It is a fact that bears repeating. Leaders need to be present in the organisations they lead.
In a literal sense, they should be physically and visibly present in the offices of their business as often as possible.
This helps establish a bond with employees and breaks down the divide between “leader” and “led”. And in a broader sense, they need to be ready and able to take leadership actions when the present demands it. They need to make the tough decisions and need to act quickly when opportunities appear.
As much as they need to be effective in the present, CEOs also spend a lot of time thinking about the future.
Large chunks of their days will be filled with hearing forecasts, discussing emerging trends, and honing long-term strategies.
Leaders are required to not only understand exactly what is going on in their own business and market right this minute, they are also required to have a sound understanding of what might be going on in five, 10, and even 20 years down the line.
Leaders are not doing this by guesswork, of course. They are taking advice; they are studying the data; they are relying on their years of experience and education. Nevertheless, they must strike a constant balance between today’s “big picture”, and how that big picture will be rendered in the years to come.
Possibly, the biggest mental leap of all is to envision the future and comprehend the leadership talent that will be needed to keep growth on an upward trend.
Having a robust pipeline of leadership talent is every organisation’s aim, and also a considerable organisational challenge. It requires a best guess on what the business and its markets will look like, and it asks that you clearly define and identify the leadership talents that best meet those future needs.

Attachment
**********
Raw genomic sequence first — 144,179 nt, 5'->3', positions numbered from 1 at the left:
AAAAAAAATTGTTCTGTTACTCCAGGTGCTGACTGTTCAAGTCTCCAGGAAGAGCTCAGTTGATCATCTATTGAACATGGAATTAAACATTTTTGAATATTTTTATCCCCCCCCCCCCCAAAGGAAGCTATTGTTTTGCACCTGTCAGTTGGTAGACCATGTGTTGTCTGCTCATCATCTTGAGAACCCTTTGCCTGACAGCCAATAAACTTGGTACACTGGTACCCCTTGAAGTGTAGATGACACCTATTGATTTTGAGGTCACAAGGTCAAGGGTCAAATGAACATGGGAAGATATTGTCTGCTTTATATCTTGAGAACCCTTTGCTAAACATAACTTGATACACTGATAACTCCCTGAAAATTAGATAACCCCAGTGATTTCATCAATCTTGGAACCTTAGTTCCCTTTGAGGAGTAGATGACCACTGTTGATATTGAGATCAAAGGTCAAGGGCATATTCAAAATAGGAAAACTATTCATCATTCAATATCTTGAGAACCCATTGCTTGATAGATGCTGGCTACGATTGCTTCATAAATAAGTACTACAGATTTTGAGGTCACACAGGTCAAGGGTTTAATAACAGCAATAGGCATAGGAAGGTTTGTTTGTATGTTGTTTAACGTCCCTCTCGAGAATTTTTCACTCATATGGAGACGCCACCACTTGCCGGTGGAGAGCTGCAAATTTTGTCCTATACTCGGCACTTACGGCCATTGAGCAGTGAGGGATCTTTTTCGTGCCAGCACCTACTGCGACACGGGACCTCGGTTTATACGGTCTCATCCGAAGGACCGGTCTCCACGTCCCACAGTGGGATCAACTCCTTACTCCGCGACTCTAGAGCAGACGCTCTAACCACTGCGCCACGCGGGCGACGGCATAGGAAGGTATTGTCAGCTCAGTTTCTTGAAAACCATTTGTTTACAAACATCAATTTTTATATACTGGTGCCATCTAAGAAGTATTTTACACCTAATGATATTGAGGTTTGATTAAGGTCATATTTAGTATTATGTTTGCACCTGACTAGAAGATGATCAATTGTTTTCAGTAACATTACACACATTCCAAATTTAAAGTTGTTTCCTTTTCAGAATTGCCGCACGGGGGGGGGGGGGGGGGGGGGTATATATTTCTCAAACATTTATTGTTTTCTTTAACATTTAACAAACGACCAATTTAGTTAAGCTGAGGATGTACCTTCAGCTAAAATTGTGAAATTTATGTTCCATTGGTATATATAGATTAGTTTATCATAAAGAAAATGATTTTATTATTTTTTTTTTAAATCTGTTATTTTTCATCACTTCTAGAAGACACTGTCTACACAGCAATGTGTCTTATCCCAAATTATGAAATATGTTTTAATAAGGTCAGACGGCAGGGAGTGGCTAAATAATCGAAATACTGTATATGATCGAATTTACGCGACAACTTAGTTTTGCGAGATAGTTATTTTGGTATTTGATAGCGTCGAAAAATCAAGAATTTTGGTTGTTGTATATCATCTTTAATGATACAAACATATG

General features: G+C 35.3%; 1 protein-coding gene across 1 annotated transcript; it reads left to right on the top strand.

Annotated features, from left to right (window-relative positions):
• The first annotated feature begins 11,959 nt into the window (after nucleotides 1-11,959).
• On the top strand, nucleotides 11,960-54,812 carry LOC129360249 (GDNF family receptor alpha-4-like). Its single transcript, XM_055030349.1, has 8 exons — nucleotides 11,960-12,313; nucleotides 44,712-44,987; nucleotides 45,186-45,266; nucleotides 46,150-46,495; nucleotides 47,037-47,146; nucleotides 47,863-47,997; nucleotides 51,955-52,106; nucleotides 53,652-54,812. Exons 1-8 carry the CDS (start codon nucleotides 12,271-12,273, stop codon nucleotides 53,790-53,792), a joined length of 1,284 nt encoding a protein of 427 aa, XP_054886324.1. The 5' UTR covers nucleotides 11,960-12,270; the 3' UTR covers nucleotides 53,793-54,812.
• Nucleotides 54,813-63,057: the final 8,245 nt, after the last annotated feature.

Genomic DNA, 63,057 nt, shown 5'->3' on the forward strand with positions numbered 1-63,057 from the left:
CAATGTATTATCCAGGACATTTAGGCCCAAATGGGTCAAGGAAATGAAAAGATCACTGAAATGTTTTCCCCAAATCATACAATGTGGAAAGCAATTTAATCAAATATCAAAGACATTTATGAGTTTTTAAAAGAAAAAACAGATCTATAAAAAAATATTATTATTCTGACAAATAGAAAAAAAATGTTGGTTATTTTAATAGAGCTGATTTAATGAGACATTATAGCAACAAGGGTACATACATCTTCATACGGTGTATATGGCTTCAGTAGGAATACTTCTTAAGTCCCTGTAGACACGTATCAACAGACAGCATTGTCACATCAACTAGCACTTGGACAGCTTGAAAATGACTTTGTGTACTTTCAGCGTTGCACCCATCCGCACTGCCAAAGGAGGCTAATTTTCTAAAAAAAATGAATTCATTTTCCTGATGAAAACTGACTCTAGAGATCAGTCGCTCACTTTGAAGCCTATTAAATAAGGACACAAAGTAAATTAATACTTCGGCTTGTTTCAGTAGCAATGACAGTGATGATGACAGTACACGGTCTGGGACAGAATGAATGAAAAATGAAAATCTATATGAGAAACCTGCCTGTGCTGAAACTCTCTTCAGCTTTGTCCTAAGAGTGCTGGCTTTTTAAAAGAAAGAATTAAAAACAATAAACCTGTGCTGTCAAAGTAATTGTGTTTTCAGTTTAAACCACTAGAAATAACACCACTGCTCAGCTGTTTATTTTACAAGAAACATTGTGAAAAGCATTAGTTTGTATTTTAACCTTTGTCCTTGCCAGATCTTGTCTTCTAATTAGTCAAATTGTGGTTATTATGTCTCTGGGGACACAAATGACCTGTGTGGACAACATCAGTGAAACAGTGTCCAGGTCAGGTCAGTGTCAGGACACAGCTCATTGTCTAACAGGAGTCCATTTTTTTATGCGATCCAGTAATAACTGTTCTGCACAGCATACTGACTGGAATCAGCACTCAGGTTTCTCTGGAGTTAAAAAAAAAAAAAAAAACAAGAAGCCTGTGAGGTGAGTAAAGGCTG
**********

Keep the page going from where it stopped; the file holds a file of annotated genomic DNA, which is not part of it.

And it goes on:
Even for leaders fixated on the future, that is a considerable mental leap.
And as a leader, you must also overcome the tendency to simply envision yourself in the role. We’d all like to think we could continue doing something we love and are good at indefinitely, so we may well struggle to see beyond our own role in handling the future challenges that we foresee.
It isn’t necessarily arrogant to assume you might be best placed to take on this role. Indeed, you may well have the unique set of talents, experience, and understanding of the business to do it. But it is evidently an unrealistic proposition, given enough time.
The natural consequence of this tendency is that a leader might instead seek to develop future leaders in their own mould. It’s a logical progression — if you believe you alone can handle a future set of challenges, it makes sense to base your search for future talent on a mirror held up to your own strengths.
Leaders who do this will try to ensure leadership development schemes seek out traits that they believe they have themselves — whether that’s charisma, strategic excellence, or a laser-focus on the important details.
The leaders that such an approach might produce could well be extraordinarily competent, and they may produce impressive results in whatever role they take up.
But in prioritising the development of an established skill set — your own — you are also potentially falling victim to a blind spot we all have to some degree. None of us really consider the moment of our own obsolescence — the point at which our skills and abilities are no longer those best equipped for the job.
And the effect of that blind spot here is you potentially develop leaders who aren’t truly equipped for the challenges the future holds.
So what’s to be done? Well, developing future leaders should certainly involve a leader’s input. They are exceedingly well-positioned to explain the challenges the present and immediate future holds for a leader of the company.
But the leader must also be prepared to release their grip on the reins, and allow a discussion about leadership development that priorities what the business and the future will need from its executives.
That way, a broader view of potentially valuable traits can be established, and the business can truly hone a leadership pipeline that fits their future requirements.
Ahmad Badr is CEO of Knowledge Group.